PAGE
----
With regard to Amendment No. 80, the timing of the publication of a preliminary notice will be a matter for the individual local authority. However, the illustrative regulations which we have already placed envisage that this prescribed interval should be four months, to give promoters sufficient time to develop their proposals. The regulations also envisage that the local authority should publish all proposals received within three weeks of the
24 Feb 2005 : Column 1358
expiry date in the preliminary notice, following which local people would have a period of six weeks to consider and make representations about those proposals.
I am happy to state for the record that the illustrative regulations which have been made available to the House will be amended to make clear that, where consultation is required prior to the publication by a local education authority of a notice inviting proposals, it should be timed to give interested parties a proper opportunity to respond. Similarly, regulations will make clear that any activities to promote public awareness of proposals should be undertaken at such time as to give local people a full opportunity to consider the proposals and make representations about them. I agree with the noble Baroness, Lady Sharp, that it would nullify what we all want to happen if, for example, proposals were published close to a major series of public holidays when the public could not engage. I hope that these government amendments are helpful in responding to the important points raised in earlier parts of our proceedings and I beg to move.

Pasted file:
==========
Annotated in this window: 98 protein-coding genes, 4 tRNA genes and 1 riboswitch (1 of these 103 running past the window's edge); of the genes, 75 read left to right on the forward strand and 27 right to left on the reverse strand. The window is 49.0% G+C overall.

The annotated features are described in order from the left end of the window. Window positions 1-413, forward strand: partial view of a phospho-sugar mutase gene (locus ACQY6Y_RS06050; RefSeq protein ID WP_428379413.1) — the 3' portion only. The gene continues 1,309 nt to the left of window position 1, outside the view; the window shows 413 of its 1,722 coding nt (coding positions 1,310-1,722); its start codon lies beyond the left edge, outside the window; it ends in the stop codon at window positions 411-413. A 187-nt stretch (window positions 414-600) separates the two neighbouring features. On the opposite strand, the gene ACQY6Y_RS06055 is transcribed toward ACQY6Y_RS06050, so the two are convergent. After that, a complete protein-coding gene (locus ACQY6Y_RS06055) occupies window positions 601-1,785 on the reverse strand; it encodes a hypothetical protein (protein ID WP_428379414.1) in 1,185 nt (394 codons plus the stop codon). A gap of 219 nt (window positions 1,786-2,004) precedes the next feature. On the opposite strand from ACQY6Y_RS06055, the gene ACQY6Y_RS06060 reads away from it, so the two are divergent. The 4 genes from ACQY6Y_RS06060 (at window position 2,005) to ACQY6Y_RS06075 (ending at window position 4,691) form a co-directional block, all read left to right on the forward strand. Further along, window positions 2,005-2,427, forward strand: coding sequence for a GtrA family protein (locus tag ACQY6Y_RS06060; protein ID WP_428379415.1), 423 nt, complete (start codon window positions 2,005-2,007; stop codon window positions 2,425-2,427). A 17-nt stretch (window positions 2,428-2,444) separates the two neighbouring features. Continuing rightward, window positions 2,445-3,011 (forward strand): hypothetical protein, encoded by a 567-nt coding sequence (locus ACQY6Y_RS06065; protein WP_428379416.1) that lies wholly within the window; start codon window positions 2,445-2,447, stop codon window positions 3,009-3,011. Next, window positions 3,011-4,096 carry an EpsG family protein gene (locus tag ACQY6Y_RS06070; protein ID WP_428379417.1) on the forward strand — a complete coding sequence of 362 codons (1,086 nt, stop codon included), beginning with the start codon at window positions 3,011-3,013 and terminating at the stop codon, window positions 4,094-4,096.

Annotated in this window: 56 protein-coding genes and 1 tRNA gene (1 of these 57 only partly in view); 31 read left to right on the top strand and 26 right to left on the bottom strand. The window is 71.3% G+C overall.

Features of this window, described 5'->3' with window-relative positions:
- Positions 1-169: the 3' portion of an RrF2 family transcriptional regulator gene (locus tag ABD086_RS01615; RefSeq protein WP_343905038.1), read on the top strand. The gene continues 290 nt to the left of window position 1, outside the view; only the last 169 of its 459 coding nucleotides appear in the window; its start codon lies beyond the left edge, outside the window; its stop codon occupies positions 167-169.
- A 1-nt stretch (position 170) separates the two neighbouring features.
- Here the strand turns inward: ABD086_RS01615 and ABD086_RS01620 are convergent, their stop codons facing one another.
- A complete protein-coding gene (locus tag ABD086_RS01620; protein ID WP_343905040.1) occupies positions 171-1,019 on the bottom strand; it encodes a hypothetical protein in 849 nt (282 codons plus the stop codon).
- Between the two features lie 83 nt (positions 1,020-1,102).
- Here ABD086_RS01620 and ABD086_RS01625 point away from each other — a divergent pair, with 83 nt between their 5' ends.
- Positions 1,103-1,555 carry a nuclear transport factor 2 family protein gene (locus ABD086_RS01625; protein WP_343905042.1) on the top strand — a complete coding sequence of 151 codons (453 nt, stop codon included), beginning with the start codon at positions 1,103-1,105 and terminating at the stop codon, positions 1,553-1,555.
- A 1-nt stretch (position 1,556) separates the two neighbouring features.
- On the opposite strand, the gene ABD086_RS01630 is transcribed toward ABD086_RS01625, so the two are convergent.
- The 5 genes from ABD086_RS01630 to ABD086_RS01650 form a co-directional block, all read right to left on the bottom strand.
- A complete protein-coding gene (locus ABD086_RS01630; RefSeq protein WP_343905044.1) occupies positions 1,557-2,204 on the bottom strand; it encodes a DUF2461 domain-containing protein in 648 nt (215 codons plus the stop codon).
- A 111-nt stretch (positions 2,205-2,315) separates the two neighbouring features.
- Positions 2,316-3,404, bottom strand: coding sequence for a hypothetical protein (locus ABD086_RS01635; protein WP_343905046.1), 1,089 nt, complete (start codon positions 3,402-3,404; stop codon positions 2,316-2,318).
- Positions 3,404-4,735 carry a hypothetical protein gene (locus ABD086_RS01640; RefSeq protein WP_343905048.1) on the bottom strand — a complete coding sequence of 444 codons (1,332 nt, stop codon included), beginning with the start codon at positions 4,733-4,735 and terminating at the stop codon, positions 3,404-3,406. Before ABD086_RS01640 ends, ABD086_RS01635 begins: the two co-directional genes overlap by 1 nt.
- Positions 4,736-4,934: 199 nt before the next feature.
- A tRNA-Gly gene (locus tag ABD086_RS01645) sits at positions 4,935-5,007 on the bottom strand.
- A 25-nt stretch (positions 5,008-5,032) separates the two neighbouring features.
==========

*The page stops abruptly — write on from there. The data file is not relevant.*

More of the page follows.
Lord Hanningfield: My Lords, I thank the Minister and the Government for bringing forward the amendments. It is very rewarding when the Government listen to debates in Committee. It is important that the public are consulted, are aware and have enough time to make their views known.
Baroness Sharp of Guildford: My Lords, I also thank the Minister for his response. We put down our Amendment No. 80 as a fall-back position, because we were not clear at that point precisely what proposals were coming forward. I am grateful to the Minister for his reassurance that the guidance will make it clear that these proposals should not be published just before public consultation without making due allowance for an extension to the length of discussions. There should be a reasonable length of time for public consultation on these amendments.
|Next Section||Back to Table of Contents||Lords Hansard Home Page|